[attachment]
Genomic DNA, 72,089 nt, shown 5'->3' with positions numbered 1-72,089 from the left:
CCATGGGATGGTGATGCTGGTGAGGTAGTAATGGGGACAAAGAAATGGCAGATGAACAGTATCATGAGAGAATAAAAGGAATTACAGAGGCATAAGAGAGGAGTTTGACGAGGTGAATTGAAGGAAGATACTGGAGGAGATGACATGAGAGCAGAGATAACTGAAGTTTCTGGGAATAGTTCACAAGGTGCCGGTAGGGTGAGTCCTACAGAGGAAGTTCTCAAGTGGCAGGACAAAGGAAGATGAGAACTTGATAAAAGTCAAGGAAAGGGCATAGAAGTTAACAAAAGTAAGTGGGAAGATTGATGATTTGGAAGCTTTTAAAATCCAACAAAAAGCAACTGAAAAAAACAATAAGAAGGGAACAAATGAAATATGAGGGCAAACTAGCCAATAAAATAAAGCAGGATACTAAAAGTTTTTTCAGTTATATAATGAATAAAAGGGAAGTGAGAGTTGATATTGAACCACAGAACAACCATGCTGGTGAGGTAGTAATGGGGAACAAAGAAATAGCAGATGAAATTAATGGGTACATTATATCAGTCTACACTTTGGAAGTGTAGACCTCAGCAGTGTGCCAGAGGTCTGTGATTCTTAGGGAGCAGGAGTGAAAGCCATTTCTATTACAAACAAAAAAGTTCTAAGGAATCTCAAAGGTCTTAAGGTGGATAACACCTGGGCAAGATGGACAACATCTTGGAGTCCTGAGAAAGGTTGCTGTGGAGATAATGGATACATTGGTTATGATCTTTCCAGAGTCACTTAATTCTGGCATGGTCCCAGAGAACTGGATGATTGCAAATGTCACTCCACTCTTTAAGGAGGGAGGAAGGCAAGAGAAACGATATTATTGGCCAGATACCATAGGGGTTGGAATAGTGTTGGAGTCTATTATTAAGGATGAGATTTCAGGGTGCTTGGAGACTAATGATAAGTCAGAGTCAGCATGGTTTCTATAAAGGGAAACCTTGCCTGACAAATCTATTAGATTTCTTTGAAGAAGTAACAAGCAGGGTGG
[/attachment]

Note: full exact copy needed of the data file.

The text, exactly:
Genomic DNA, 72,089 nt, shown 5'->3' with positions numbered 1-72,089 from the left:
CCATGGGATGGTGATGCTGGTGAGGTAGTAATGGGGACAAAGAAATGGCAGATGAACAGTATCATGAGAGAATAAAAGGAATTACAGAGGCATAAGAGAGGAGTTTGACGAGGTGAATTGAAGGAAGATACTGGAGGAGATGACATGAGAGCAGAGATAACTGAAGTTTCTGGGAATAGTTCACAAGGTGCCGGTAGGGTGAGTCCTACAGAGGAAGTTCTCAAGTGGCAGGACAAAGGAAGATGAGAACTTGATAAAAGTCAAGGAAAGGGCATAGAAGTTAACAAAAGTAAGTGGGAAGATTGATGATTTGGAAGCTTTTAAAATCCAACAAAAAGCAACTGAAAAAAACAATAAGAAGGGAACAAATGAAATATGAGGGCAAACTAGCCAATAAAATAAAGCAGGATACTAAAAGTTTTTTCAGTTATATAATGAATAAAAGGGAAGTGAGAGTTGATATTGAACCACAGAACAACCATGCTGGTGAGGTAGTAATGGGGAACAAAGAAATAGCAGATGAAATTAATGGGTACATTATATCAGTCTACACTTTGGAAGTGTAGACCTCAGCAGTGTGCCAGAGGTCTGTGATTCTTAGGGAGCAGGAGTGAAAGCCATTTCTATTACAAACAAAAAAGTTCTAAGGAATCTCAAAGGTCTTAAGGTGGATAACACCTGGGCAAGATGGACAACATCTTGGAGTCCTGAGAAAGGTTGCTGTGGAGATAATGGATACATTGGTTATGATCTTTCCAGAGTCACTTAATTCTGGCATGGTCCCAGAGAACTGGATGATTGCAAATGTCACTCCACTCTTTAAGGAGGGAGGAAGGCAAGAGAAACGATATTATTGGCCAGATACCATAGGGGTTGGAATAGTGTTGGAGTCTATTATTAAGGATGAGATTTCAGGGTGCTTGGAGACTAATGATAAGTCAGAGTCAGCATGGTTTCTATAAAGGGAAACCTTGCCTGACAAATCTATTAGATTTCTTTGAAGAAGTAACAAGCAGGGTGG